Antibiotic-resistant bacteria is a growing public health problem, as infections are becoming less responsive to the drugs used to treat them. Now, a new federal report reveals that United States health departments have identified 221 instances of bugs with “unusual” antibiotic resistant genes in strains of infections authorities call “nightmare bacteria” for their already high levels of resistance.
Nightmare bacteria either can’t be killed by all or most antibiotics, are uncommon to the area in which they’re found, or have genes that make it possible for the germs to spread their resistance to other infections. The 221 instances of unusual resistance in nightmare bacteria were identified in 2017 by health departments nationwide working with the U.S. Centers for Disease Control and Prevention‘s (CDC) Antibiotic Resistance Lab Network. The report was published Tuesday in the CDC’s Vital Signs journal.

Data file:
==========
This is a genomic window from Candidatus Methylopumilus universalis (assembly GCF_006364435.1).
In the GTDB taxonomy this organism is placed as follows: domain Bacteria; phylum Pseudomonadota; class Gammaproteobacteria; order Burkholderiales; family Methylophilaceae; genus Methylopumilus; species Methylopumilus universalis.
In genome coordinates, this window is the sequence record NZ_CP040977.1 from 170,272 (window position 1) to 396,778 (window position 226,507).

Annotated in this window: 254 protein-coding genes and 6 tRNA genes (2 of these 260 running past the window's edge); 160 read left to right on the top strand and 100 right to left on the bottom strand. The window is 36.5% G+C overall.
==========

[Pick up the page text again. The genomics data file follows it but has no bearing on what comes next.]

“CDC’s study found several dangerous pathogens, hiding in plain sight, that can cause infections that are difficult or impossible to treat,” said Dr. Anne Schuchat, CDC principal deputy director, in a statement.
There’s currently no way to stop bugs from becoming resistant. Bacteria naturally develop resistance over time, and always have. But if hospitals follow the protocols set by CDC, they can reduce the spread of infection between people, the CDC says. Once a bug starts spreading, it’s much harder to stop, but if new strains are found rapidly, they can be easier to contain. “It’s reassuring to see that state and local experts, using our containment strategy, identified and stopped these resistant bacteria before they had the opportunity to spread,” said Schuchat.
More than 23,000 Americans die each year from infections caused by germs resistant to antibiotics, and interrupting the transmission of these bugs could have a significant impact for the U.S. The researchers estimate that for one family of germs that are especially hard to treat—called carbapenem-resistant Enterobacteriaceae (CRE)—reducing the spread among people by 20% could prevent 1,600 new infections in three years—a 76% drop.